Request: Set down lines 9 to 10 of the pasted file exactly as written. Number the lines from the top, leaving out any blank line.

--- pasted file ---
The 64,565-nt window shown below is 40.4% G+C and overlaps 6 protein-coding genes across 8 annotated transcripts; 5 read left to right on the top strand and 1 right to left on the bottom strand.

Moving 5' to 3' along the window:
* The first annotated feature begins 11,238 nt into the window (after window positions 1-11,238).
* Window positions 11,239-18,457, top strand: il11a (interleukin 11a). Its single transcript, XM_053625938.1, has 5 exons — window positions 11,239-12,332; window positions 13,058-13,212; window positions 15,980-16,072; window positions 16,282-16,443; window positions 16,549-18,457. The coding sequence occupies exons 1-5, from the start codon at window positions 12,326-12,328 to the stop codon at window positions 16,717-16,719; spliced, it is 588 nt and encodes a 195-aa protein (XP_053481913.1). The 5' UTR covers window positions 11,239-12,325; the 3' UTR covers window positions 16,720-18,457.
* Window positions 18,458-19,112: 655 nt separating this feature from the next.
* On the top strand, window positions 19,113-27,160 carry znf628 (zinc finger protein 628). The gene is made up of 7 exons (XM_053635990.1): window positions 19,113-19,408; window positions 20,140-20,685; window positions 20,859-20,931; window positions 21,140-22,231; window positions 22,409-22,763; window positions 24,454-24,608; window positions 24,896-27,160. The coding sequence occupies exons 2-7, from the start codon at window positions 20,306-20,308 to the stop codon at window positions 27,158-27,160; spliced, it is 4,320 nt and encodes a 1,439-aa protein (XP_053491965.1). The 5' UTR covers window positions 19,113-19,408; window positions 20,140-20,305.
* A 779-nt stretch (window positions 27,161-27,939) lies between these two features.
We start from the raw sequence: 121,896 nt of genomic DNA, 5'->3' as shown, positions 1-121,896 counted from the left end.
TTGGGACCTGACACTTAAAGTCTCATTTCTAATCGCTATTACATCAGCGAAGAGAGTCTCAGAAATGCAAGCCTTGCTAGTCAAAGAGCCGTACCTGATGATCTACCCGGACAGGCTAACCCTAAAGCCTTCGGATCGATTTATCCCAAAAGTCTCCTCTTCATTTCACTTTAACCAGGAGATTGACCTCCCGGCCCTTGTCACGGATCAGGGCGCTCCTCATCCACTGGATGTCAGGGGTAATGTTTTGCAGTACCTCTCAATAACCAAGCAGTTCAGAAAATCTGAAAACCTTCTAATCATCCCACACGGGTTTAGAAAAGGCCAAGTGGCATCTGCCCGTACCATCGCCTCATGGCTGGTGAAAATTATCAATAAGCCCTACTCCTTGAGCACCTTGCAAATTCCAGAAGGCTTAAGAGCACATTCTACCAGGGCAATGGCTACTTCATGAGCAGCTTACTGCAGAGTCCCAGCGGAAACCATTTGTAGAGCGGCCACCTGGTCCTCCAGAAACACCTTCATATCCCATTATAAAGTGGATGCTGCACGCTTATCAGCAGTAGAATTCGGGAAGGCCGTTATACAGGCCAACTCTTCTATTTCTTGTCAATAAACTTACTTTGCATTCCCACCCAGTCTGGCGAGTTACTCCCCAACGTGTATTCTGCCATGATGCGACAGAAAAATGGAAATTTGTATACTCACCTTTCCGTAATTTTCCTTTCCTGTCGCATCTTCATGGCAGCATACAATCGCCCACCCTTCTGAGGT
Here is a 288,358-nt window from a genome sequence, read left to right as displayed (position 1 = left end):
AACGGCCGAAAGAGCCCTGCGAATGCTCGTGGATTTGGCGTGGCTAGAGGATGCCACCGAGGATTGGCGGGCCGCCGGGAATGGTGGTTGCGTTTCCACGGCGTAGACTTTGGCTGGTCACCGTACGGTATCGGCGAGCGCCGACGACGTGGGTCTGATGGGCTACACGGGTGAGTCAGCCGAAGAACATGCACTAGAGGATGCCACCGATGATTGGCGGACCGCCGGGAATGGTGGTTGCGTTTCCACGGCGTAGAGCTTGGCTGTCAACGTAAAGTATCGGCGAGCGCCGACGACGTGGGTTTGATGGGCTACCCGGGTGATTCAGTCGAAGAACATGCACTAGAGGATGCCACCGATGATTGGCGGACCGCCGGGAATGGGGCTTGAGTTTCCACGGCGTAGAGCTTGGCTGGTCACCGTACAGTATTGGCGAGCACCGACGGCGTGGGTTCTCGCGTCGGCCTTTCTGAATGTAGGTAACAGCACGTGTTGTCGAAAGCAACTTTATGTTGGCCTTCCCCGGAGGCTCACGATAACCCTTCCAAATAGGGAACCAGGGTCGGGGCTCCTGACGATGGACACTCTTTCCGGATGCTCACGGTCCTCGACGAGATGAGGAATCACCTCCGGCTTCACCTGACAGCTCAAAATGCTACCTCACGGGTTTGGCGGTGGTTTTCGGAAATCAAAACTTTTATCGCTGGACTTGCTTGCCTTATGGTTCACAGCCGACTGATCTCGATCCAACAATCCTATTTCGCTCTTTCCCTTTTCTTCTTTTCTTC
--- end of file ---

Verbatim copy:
TTGGGACCTGACACTTAAAGTCTCATTTCTAATCGCTATTACATCAGCGAAGAGAGTCTCAGAAATGCAAGCCTTGCTAGTCAAAGAGCCGTACCTGATGATCTACCCGGACAGGCTAACCCTAAAGCCTTCGGATCGATTTATCCCAAAAGTCTCCTCTTCATTTCACTTTAACCAGGAGATTGACCTCCCGGCCCTTGTCACGGATCAGGGCGCTCCTCATCCACTGGATGTCAGGGGTAATGTTTTGCAGTACCTCTCAATAACCAAGCAGTTCAGAAAATCTGAAAACCTTCTAATCATCCCACACGGGTTTAGAAAAGGCCAAGTGGCATCTGCCCGTACCATCGCCTCATGGCTGGTGAAAATTATCAATAAGCCCTACTCCTTGAGCACCTTGCAAATTCCAGAAGGCTTAAGAGCACATTCTACCAGGGCAATGGCTACTTCATGAGCAGCTTACTGCAGAGTCCCAGCGGAAACCATTTGTAGAGCGGCCACCTGGTCCTCCAGAAACACCTTCATATCCCATTATAAAGTGGATGCTGCACGCTTATCAGCAGTAGAATTCGGGAAGGCCGTTATACAGGCCAACTCTTCTATTTCTTGTCAATAAACTTACTTTGCATTCCCACCCAGTCTGGCGAGTTACTCCCCAACGTGTATTCTGCCATGATGCGACAGAAAAATGGAAATTTGTATACTCACCTTTCCGTAATTTTCCTTTCCTGTCGCATCTTCATGGCAGCATACAATCGCCCACCCTTCTGAGGT
Here is a 288,358-nt window from a genome sequence, read left to right as displayed (position 1 = left end):